Problem #5: Write a program that reads in the height of two people and prints out theirFirst person's height in inches:averageheight. It should workexactlylike this:

74

Second person's height in inches:62

The average height for these two people is 68 inches.

**4. The
Remainder Operator (%)**

So far, we have learned how to add, subtract, multiply, and divide integers. Java also provides a

remainderoperator (%), where x%y returns the remainder when x is divided by y. For example, when we divide 13 by 5 we get a remainder of 3. So, 13%5 equals 3. Similarly, 15%5 equals 0 and 201%5 equals 1.Now for some practice:

Problem #6: Predict what the following code will print out. Write down your answers. Then (and only then) run the program and compare its output to your answers.System.out.println(10%3);

System.out.println(-10%3);

System.out.println(100%50);

System.out.println(99%50);

System.out.println(49%50);

System.out.println(0%21035);

System.out.println(1%31063);

Problem #7: Write a program that reads in a time in seconds and prints out the same amount of time in minutes-and-seconds, as such:Total number of seconds:

124124 seconds equals 2 minutes and 4 seconds.

Note that your program should use the remainder operator (%) to determine how many seconds are left after the minutes are taken out.

Problem #8 (harder): Write a program that reads in a time in seconds and prints out the same amount of time in hours-minutes-and-seconds, as such:Total number of seconds:

73847384 seconds equals 2 hours and 3 minutes and 4 seconds.

Note that your program should use the remainder operator (%)twice: once to determine how many seconds are left after the hours are taken out, and again to determine how many seconds are left after the minutes are taken out.

The remainder operator (%) is also called theSo you know:modulusoperator, or for short, just themodoperator. Some programmers even read it this way: so they would read "7%3" as "sevenmodthree".

**5****.
**** Overflow**

As we have discussed, computers store all information as 1's and 0's. For this reason, integers are usually stored using the

binaryorbase 2number system (with one small change to make it work better with negative numbers). Also, for the past 20 years or so, most computers have used a "32-bit architecture", which means that integers are usually stored using 32 bits. Java works this way -- it uses 32 bits to store its integers.So? Well, because of this, Java has a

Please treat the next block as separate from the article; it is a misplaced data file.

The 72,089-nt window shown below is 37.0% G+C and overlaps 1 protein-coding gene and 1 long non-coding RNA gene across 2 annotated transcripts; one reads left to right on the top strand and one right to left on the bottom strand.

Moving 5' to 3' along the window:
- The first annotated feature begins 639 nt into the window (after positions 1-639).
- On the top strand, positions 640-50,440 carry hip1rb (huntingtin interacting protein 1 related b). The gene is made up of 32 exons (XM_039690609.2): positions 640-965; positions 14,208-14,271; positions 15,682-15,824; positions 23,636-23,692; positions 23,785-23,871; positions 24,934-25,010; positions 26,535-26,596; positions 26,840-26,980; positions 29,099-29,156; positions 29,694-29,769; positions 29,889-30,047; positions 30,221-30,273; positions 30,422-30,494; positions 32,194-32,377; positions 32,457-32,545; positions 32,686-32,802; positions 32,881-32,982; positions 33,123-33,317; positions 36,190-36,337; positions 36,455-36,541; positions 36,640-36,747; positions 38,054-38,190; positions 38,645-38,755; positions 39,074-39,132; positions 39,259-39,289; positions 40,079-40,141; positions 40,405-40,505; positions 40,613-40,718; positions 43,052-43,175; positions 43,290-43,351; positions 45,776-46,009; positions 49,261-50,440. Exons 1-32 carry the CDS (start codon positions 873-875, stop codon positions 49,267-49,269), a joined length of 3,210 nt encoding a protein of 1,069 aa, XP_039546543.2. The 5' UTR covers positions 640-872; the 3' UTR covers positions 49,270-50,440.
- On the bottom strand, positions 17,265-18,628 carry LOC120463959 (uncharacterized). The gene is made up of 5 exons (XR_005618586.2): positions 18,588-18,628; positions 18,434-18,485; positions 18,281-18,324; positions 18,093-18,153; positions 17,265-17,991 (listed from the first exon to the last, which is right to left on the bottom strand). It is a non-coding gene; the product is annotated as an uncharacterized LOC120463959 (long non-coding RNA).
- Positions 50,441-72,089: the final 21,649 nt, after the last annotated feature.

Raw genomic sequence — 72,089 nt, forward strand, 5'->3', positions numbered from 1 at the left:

largestinteger that it can store! The largest integer is precisely 2,147,483,647, which is just over 2 billion. Using "int" variables, Java cannot store numbers larger than this.But what happens if your program includes math with an answer that

islarger than 2 billion? It turns out that Java simply computesthe wrong answerand your program just keeps running. This is known asoverflow. Here is an example:int x = 2000000000; // x equals 2 billion

System.out.println(x); // works fine

int y = x + x; // y should equal 4 billion

System.out.println(y); // OVERFLOW!!!Compile and run this code. See what it does? Two billion works fine, but 4 billion is larger than the largest integer, and so Java cannot store this value. Instead, Java comes up with the value -294,967,296. Never mind the details, the point is: Java added 2 billion plus 2 billion and came up with a

negativeanswer! This is the result of overflow.We can show that 2,147,483,647 is in fact the largest possible number with this simple program:

int x = 2147483646; // one less than the largest possible 32-bit integer

x = x + 1;

System.out.println(x); // works fine

x = x + 1;

System.out.println(x); // OVERFLOW

When you run this program, you can see that when you add 1 to 2,147,483,646, you get the expected answer of 2,147,483,647. But when you add 1 to 2,147,483,647, you get a negative answer. See?

Problem #9: Just as there is a largest positive integer in Java, there is also a smallest negative integer. A good guess at that value would be -2,147,483,647. This is very close, but not exactly correct. Write a program similar to the one above that shows what the smallest negative number is.